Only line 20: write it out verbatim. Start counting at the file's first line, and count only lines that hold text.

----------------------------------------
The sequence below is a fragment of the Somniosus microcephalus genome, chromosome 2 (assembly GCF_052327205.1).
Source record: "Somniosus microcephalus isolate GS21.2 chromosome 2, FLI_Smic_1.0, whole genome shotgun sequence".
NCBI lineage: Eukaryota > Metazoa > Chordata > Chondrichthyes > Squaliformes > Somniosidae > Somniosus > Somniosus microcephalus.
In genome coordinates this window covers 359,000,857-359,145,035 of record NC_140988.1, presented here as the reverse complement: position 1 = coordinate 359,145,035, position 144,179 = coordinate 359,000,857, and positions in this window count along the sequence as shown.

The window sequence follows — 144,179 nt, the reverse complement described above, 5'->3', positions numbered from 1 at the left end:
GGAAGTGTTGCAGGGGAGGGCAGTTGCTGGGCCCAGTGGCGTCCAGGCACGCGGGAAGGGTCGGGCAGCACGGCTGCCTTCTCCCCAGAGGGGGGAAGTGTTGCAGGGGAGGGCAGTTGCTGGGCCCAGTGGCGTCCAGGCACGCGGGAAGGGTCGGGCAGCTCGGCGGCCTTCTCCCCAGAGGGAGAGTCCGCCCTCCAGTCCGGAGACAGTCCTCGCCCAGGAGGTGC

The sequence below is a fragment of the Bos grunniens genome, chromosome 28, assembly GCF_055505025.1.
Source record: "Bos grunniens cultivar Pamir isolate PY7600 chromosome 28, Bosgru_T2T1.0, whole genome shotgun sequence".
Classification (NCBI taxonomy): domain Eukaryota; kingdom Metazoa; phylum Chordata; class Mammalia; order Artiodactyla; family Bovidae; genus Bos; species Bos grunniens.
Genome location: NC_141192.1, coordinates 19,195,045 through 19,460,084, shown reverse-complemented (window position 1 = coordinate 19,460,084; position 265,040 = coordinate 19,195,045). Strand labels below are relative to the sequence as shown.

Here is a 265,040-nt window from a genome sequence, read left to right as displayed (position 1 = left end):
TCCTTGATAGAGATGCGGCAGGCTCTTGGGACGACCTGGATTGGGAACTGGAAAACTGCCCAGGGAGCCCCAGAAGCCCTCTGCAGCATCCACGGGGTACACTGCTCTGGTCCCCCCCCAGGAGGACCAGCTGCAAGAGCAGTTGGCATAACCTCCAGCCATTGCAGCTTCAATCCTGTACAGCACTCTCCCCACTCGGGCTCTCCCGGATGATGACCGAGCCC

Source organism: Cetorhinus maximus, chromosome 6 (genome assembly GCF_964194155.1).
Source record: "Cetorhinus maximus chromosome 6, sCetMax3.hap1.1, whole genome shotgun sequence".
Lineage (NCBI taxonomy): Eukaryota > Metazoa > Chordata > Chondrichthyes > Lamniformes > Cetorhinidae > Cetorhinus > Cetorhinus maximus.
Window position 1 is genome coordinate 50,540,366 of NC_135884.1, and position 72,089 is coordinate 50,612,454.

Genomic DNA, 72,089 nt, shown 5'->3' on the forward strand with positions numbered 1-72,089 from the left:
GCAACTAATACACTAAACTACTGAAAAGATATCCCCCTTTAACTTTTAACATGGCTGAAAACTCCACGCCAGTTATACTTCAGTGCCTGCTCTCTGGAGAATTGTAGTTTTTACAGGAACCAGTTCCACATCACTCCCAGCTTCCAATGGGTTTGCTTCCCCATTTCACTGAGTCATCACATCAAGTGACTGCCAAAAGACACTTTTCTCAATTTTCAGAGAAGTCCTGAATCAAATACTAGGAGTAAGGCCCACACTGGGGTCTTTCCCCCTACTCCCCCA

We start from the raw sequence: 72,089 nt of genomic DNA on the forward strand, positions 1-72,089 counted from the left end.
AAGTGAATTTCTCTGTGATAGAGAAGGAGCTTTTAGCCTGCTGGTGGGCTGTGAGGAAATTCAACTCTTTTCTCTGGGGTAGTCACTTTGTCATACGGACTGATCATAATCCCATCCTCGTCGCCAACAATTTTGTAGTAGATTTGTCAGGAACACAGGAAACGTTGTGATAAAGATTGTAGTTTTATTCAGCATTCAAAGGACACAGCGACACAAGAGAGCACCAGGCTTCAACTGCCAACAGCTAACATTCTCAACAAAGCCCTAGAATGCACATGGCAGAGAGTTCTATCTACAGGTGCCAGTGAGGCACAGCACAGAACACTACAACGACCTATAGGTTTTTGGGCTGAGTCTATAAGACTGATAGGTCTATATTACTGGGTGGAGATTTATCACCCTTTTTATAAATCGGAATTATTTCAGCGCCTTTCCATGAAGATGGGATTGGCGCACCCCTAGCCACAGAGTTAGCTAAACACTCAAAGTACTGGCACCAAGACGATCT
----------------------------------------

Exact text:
AAGTGAATTTCTCTGTGATAGAGAAGGAGCTTTTAGCCTGCTGGTGGGCTGTGAGGAAATTCAACTCTTTTCTCTGGGGTAGTCACTTTGTCATACGGACTGATCATAATCCCATCCTCGTCGCCAACAATTTTGTAGTAGATTTGTCAGGAACACAGGAAACGTTGTGATAAAGATTGTAGTTTTATTCAGCATTCAAAGGACACAGCGACACAAGAGAGCACCAGGCTTCAACTGCCAACAGCTAACATTCTCAACAAAGCCCTAGAATGCACATGGCAGAGAGTTCTATCTACAGGTGCCAGTGAGGCACAGCACAGAACACTACAACGACCTATAGGTTTTTGGGCTGAGTCTATAAGACTGATAGGTCTATATTACTGGGTGGAGATTTATCACCCTTTTTATAAATCGGAATTATTTCAGCGCCTTTCCATGAAGATGGGATTGGCGCACCCCTAGCCACAGAGTTAGCTAAACACTCAAAGTACTGGCACCAAGACGATCT